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MARCHING AWAY

There is a shrill of bugles,
There is a sound of drums,
And down the wide and sun-lit street
A stately column comes
In answer to the bugles' call,
And to the call of drums.


The sons of loving households,
Bright youths from shop and store
Who leave their own familiar work,
For tasks untried before,
They go with sturdy feet and hands,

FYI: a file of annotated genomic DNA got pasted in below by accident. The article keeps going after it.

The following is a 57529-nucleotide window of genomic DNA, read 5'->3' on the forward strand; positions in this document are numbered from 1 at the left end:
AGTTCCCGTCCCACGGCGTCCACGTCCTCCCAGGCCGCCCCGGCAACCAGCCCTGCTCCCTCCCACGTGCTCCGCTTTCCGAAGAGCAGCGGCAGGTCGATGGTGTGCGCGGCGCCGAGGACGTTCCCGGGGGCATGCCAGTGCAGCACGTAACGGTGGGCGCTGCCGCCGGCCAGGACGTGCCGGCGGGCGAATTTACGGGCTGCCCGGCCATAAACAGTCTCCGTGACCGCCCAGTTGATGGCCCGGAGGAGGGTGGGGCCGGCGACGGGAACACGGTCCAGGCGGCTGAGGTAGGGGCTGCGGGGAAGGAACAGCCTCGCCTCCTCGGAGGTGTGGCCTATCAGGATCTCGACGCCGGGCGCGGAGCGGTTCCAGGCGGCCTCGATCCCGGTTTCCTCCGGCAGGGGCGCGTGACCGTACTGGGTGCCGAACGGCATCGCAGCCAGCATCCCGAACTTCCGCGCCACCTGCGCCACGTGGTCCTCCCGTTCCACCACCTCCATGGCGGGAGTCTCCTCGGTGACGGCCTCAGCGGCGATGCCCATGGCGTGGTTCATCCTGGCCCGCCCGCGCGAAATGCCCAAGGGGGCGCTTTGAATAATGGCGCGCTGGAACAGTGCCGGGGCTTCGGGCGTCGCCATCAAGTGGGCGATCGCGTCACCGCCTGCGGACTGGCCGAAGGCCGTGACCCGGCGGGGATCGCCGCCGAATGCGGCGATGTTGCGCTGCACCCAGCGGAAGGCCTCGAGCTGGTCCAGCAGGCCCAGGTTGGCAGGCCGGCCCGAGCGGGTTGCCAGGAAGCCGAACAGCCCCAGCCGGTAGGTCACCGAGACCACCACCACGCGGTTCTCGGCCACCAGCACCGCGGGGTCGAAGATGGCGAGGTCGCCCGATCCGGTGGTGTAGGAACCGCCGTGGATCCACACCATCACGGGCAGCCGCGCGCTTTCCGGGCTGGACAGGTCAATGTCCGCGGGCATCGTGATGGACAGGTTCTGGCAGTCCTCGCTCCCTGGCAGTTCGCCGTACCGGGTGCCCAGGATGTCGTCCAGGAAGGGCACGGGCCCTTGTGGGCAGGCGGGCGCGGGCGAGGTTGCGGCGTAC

And study war's grim lore.


Our smiles and tears are mingled;
"Dear God, be kind," we pray;
"Be good to these our bonny lads
Who enter in the fray;
No care of ours can be their shield,
They go so far away."


Our sons were kindly gentlemen,
They were not taught to slay,
But, bred to ways of law and peace,
They saw their life's bright day
Unfolding fair before their eyes,
With joys of work and play.


But sudden, swift, the bugles' cry
And drum-beats fill their ears;
They make no protest at the call,
And trample down their fears,
And we—we watch them march away
And smile against our tears!